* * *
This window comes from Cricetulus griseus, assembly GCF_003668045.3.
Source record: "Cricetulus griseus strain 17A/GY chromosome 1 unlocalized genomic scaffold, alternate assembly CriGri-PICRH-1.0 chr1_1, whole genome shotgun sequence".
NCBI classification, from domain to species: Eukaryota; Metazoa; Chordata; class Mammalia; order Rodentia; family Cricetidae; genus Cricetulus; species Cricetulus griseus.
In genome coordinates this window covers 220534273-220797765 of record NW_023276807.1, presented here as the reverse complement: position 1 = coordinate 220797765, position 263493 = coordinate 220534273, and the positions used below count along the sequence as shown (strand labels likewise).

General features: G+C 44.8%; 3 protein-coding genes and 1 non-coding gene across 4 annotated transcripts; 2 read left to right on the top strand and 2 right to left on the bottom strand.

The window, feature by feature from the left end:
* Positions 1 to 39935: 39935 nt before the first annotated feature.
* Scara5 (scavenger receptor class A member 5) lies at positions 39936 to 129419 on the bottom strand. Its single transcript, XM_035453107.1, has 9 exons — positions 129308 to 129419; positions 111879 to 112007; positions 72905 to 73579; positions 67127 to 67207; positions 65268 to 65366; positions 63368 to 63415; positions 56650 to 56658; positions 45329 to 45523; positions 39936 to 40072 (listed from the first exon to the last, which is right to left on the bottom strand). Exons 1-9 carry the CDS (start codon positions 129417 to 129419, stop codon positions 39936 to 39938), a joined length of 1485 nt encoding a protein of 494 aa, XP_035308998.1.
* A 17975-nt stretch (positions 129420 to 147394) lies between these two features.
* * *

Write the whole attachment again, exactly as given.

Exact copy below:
This window comes from Cricetulus griseus, assembly GCF_003668045.3.
Source record: "Cricetulus griseus strain 17A/GY chromosome 1 unlocalized genomic scaffold, alternate assembly CriGri-PICRH-1.0 chr1_1, whole genome shotgun sequence".
NCBI classification, from domain to species: Eukaryota; Metazoa; Chordata; class Mammalia; order Rodentia; family Cricetidae; genus Cricetulus; species Cricetulus griseus.
In genome coordinates this window covers 220534273-220797765 of record NW_023276807.1, presented here as the reverse complement: position 1 = coordinate 220797765, position 263493 = coordinate 220534273, and the positions used below count along the sequence as shown (strand labels likewise).

General features: G+C 44.8%; 3 protein-coding genes and 1 non-coding gene across 4 annotated transcripts; 2 read left to right on the top strand and 2 right to left on the bottom strand.

The window, feature by feature from the left end:
* Positions 1 to 39935: 39935 nt before the first annotated feature.
* Scara5 (scavenger receptor class A member 5) lies at positions 39936 to 129419 on the bottom strand. Its single transcript, XM_035453107.1, has 9 exons — positions 129308 to 129419; positions 111879 to 112007; positions 72905 to 73579; positions 67127 to 67207; positions 65268 to 65366; positions 63368 to 63415; positions 56650 to 56658; positions 45329 to 45523; positions 39936 to 40072 (listed from the first exon to the last, which is right to left on the bottom strand). Exons 1-9 carry the CDS (start codon positions 129417 to 129419, stop codon positions 39936 to 39938), a joined length of 1485 nt encoding a protein of 494 aa, XP_035308998.1.
* A 17975-nt stretch (positions 129420 to 147394) lies between these two features.